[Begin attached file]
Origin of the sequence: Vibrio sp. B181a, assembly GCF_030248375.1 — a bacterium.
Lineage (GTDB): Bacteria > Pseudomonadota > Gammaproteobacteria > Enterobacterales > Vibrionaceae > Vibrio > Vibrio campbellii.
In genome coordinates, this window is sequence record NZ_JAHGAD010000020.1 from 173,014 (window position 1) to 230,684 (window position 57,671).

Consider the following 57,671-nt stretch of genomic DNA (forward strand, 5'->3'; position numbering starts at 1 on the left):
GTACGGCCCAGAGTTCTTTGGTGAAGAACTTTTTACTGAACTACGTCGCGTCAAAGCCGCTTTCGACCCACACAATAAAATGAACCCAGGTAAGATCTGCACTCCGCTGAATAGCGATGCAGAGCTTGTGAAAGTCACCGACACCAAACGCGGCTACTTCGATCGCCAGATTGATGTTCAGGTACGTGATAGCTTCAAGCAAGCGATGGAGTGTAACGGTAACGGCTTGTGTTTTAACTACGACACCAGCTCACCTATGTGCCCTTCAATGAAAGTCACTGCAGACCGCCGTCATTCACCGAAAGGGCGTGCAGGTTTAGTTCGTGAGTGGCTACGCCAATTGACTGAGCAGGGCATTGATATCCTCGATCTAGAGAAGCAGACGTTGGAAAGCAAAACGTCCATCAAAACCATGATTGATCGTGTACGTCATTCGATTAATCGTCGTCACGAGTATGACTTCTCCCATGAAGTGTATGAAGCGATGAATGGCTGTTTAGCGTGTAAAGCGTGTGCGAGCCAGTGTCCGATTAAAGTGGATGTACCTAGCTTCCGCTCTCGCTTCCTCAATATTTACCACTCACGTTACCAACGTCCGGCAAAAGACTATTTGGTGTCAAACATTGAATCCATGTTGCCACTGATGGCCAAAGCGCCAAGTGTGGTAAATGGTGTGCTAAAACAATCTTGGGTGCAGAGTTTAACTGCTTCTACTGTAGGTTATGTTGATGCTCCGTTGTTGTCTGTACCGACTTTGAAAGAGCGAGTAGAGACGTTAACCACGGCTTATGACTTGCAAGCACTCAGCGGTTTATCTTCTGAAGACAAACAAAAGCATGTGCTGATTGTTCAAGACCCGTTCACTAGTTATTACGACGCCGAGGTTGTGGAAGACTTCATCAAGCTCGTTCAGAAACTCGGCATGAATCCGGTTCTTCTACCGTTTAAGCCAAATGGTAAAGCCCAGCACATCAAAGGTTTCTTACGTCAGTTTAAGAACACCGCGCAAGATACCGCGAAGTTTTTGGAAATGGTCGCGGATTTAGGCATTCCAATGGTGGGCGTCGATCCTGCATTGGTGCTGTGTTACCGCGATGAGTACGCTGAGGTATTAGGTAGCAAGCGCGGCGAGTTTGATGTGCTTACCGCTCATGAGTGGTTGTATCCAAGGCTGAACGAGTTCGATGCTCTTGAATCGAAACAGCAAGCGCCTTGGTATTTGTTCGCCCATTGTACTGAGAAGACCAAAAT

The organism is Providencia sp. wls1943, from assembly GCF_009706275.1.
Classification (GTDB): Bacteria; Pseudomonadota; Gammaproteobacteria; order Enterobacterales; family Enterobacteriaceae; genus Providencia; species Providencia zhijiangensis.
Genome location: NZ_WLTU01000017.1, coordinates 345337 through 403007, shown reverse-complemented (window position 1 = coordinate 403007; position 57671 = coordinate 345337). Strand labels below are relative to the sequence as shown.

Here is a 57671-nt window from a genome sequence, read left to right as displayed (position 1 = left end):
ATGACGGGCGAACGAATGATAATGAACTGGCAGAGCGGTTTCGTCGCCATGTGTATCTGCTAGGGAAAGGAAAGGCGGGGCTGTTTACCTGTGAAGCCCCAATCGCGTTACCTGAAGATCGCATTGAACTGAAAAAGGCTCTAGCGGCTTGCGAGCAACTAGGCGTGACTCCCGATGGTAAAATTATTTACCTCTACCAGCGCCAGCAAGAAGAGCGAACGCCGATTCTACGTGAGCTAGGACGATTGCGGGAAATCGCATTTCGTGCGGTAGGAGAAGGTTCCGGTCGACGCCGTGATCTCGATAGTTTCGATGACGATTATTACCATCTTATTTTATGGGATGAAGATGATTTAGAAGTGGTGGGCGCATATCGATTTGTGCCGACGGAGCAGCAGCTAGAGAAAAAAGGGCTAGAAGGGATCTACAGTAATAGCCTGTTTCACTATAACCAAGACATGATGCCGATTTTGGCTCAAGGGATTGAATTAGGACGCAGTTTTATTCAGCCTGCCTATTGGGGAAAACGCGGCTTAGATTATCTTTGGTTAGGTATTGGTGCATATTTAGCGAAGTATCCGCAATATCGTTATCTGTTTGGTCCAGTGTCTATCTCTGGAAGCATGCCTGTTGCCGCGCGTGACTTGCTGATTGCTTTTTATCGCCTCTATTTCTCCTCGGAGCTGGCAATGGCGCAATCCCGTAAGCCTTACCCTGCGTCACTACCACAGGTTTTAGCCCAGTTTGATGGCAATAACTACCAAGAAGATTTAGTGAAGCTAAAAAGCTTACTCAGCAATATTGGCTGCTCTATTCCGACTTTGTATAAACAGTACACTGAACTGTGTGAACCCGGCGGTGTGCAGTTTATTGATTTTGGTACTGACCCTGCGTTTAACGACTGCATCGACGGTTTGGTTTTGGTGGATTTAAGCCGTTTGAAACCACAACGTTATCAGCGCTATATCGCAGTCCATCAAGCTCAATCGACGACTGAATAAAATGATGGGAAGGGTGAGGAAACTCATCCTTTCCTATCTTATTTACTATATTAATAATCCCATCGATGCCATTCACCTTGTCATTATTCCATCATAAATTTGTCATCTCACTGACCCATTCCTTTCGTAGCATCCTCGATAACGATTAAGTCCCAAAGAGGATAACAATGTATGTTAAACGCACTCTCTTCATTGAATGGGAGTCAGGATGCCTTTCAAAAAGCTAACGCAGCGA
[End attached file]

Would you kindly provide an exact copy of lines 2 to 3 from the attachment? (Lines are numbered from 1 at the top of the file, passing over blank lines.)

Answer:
Lineage (GTDB): Bacteria > Pseudomonadota > Gammaproteobacteria > Enterobacterales > Vibrionaceae > Vibrio > Vibrio campbellii.
In genome coordinates, this window is sequence record NZ_JAHGAD010000020.1 from 173,014 (window position 1) to 230,684 (window position 57,671).